In 2020, there were series of fiscal reforms amid several challenges arising from COVID 19 and consistent low oil price to boost Oman economy viz. power and water subsidy reform, the establishment of Energy Development Oman (EDO), development of Medium-Term Fiscal Plan (MTFP) 2020-2024, real estate sector reform, introduction of VAT, expansion of excise duty base, the introduction of Country-by-Country reporting, revamp of government structure, the establishment of Oman Investment Authority (OIA) and Public Authority for Special Economic Zones and Free Zones (OPAZ), activation of membership of TIR – the global transit system, ambitious plan of Public-Private Partnership [PPP] and control on spending.
Budget 2021 is another fiscal reform with compressed deficit OMR2.24 billion, 8 per cent of GDP (revenue OMR8.64 billion, spending OMR10.88 billion). This deficit is 10 per cent lower than 2020 budgeted deficit and lowest budgeted deficit since 2015. This year-on-year decline trend in deficit since 2016 at the planning stage by the government shows commendable efforts and commitment with clear intention to achieve fiscal consolidation. These efforts certainly are stepping stones to control the worsening fiscal situation.
The Part of 2021 deficit, OMR1.6 billion will be funded from debt and balance from the reserve. This lowest deficit resulting lower expected debt requirement of OMR1.6 billion for 2020 will help the government to contain already mounted debt level to some extent and further will help to improve Oman’s credit rating. By 2021, public debt is projected to reach OMR21.7 billion and 130 per cent of GDP by 2025.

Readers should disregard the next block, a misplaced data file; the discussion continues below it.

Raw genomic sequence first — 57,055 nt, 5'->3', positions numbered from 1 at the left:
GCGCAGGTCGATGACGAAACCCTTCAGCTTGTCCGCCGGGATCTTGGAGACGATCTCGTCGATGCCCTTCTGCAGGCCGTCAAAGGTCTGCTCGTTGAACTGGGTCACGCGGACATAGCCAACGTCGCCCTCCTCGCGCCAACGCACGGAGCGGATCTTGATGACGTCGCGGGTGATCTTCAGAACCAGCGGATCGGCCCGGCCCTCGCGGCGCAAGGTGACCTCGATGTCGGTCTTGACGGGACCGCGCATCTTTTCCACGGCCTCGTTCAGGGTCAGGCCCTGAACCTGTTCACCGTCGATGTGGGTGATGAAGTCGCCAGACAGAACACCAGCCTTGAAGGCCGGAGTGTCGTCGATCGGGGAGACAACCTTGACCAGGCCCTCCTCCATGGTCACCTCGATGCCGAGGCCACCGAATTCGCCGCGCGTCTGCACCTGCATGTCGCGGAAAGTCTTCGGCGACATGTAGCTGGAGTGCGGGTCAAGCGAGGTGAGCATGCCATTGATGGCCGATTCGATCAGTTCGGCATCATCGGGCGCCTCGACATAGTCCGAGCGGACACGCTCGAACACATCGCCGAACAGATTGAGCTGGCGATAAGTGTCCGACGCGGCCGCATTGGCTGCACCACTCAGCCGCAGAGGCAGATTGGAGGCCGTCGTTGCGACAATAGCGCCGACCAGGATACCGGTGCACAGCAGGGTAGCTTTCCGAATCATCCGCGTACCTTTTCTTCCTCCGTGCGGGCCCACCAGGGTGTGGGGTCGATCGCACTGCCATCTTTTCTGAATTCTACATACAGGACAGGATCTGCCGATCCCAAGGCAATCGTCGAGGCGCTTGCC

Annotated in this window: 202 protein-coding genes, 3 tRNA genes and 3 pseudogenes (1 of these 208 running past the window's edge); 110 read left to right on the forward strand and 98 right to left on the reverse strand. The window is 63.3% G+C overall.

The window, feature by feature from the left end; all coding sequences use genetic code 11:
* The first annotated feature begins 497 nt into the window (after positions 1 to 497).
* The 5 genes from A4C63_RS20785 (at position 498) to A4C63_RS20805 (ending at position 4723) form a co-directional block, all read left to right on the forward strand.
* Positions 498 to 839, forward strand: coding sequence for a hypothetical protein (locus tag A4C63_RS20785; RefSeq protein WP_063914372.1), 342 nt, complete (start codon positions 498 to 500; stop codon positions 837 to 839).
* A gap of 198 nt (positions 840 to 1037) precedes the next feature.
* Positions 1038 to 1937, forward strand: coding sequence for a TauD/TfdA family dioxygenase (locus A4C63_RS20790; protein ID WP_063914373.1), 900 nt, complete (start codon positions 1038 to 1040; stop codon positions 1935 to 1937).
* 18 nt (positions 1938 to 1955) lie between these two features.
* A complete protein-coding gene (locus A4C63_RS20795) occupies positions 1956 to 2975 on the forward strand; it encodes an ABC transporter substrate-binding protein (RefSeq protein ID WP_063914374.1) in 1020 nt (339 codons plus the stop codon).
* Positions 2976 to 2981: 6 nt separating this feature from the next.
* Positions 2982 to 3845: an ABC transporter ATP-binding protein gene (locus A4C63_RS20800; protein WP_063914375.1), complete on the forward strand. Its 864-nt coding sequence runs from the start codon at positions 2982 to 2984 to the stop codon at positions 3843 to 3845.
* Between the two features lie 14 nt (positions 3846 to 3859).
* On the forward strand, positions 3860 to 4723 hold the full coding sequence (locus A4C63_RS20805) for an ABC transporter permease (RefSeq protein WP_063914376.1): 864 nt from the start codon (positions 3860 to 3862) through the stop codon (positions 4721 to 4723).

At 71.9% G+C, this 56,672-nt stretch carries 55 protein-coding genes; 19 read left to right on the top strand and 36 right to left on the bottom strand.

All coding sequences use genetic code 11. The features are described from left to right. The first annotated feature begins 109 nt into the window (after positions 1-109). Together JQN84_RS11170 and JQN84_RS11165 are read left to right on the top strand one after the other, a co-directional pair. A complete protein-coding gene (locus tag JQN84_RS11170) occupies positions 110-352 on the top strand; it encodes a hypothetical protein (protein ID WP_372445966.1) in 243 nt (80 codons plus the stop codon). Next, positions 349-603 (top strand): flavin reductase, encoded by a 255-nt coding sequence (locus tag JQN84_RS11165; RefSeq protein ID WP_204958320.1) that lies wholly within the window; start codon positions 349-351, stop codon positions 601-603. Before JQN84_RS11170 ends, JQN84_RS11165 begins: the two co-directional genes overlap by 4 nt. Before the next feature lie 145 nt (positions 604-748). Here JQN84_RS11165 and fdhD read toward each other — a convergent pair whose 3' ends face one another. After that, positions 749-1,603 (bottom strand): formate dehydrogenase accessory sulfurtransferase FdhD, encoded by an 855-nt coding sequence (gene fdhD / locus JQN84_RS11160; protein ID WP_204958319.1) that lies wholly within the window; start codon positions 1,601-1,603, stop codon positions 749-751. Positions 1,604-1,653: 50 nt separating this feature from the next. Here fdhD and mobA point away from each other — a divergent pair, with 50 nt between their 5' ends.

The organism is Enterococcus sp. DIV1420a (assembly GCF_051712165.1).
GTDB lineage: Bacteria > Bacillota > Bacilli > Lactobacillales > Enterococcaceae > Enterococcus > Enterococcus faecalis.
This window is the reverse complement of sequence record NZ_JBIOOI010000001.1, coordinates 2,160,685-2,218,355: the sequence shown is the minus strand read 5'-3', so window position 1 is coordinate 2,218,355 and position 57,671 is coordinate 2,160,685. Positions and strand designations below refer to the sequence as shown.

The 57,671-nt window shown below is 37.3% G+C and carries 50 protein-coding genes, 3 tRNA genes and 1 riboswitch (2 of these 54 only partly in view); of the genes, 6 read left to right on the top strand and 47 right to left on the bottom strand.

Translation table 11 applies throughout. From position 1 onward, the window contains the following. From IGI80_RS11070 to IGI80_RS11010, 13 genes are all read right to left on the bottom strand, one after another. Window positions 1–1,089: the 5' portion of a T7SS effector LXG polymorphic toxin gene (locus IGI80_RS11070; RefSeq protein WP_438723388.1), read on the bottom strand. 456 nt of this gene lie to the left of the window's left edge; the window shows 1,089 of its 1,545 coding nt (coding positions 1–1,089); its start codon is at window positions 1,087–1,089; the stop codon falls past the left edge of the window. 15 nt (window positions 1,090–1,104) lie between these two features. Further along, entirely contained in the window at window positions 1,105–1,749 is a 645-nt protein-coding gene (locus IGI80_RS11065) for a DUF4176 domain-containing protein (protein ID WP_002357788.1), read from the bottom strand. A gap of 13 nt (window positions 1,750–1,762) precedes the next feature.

The actual deficit of 2020 is estimated at OMR4.2 billion vis a vis budgeted OMR2.5 billion, low oil price and an unprecedented pandemic dent in the economy contributed this high deficit. This shows, still there are significant struggle points for government in 2021, to keep the actual deficit within defined budget deficit OMR2.24 billion government will need a continuous prudent watch on economic developments ahead and accordingly it will require to take customised measures on appropriate time. Though actual performance certainly will depend on post-pandemic economic recovery and oil price movement, to great extent it will depend on strict adherence to budget by each government unit.
The budget has many salient features reflecting the objective of Oman Vision 2040 and Tenth Five – Year Plan (2021-2025).
Spending decreased at OMR10.88 billion, 14 per cent lower than 2020, this is partially a reflection of fiscal measures taken in 2020 like subsidy reforms, rationalisation of spending etc. In 2021, the current expense budget of government units is lower by 5 per cent considering the financial impact of revamped government structure, early retirement and revision in the financial grade of new employees. Also, oil and gas production cost removed from the budget and transferred to EDO.